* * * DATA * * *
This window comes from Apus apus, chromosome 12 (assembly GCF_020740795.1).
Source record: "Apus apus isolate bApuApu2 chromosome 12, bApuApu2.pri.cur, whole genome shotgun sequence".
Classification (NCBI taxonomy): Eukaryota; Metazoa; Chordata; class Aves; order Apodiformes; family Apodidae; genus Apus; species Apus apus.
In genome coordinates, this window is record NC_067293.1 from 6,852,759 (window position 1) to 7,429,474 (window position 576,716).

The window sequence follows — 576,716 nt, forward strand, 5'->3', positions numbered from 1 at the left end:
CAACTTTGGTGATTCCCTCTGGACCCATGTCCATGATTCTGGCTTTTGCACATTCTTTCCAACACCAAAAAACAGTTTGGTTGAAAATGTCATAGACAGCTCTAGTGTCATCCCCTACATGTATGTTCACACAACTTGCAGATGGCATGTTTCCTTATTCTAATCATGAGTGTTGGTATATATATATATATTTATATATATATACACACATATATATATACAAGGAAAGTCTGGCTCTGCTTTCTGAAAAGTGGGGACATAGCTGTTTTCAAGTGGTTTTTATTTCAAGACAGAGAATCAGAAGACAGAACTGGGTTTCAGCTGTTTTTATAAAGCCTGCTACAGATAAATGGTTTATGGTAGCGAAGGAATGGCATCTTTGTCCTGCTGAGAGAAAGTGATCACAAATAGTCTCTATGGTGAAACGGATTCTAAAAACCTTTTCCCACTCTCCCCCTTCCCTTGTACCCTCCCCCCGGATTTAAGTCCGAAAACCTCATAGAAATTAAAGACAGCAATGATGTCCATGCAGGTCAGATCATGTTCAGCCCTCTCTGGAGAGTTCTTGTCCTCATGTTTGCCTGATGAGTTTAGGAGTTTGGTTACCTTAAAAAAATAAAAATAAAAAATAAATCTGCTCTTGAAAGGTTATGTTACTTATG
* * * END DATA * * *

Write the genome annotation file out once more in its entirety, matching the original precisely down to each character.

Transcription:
This window comes from Apus apus, chromosome 12 (assembly GCF_020740795.1).
Source record: "Apus apus isolate bApuApu2 chromosome 12, bApuApu2.pri.cur, whole genome shotgun sequence".
Classification (NCBI taxonomy): Eukaryota; Metazoa; Chordata; class Aves; order Apodiformes; family Apodidae; genus Apus; species Apus apus.
In genome coordinates, this window is record NC_067293.1 from 6,852,759 (window position 1) to 7,429,474 (window position 576,716).

The window sequence follows — 576,716 nt, forward strand, 5'->3', positions numbered from 1 at the left end:
CAACTTTGGTGATTCCCTCTGGACCCATGTCCATGATTCTGGCTTTTGCACATTCTTTCCAACACCAAAAAACAGTTTGGTTGAAAATGTCATAGACAGCTCTAGTGTCATCCCCTACATGTATGTTCACACAACTTGCAGATGGCATGTTTCCTTATTCTAATCATGAGTGTTGGTATATATATATATATTTATATATATATACACACATATATATATACAAGGAAAGTCTGGCTCTGCTTTCTGAAAAGTGGGGACATAGCTGTTTTCAAGTGGTTTTTATTTCAAGACAGAGAATCAGAAGACAGAACTGGGTTTCAGCTGTTTTTATAAAGCCTGCTACAGATAAATGGTTTATGGTAGCGAAGGAATGGCATCTTTGTCCTGCTGAGAGAAAGTGATCACAAATAGTCTCTATGGTGAAACGGATTCTAAAAACCTTTTCCCACTCTCCCCCTTCCCTTGTACCCTCCCCCCGGATTTAAGTCCGAAAACCTCATAGAAATTAAAGACAGCAATGATGTCCATGCAGGTCAGATCATGTTCAGCCCTCTCTGGAGAGTTCTTGTCCTCATGTTTGCCTGATGAGTTTAGGAGTTTGGTTACCTTAAAAAAATAAAAATAAAAAATAAATCTGCTCTTGAAAGGTTATGTTACTTATG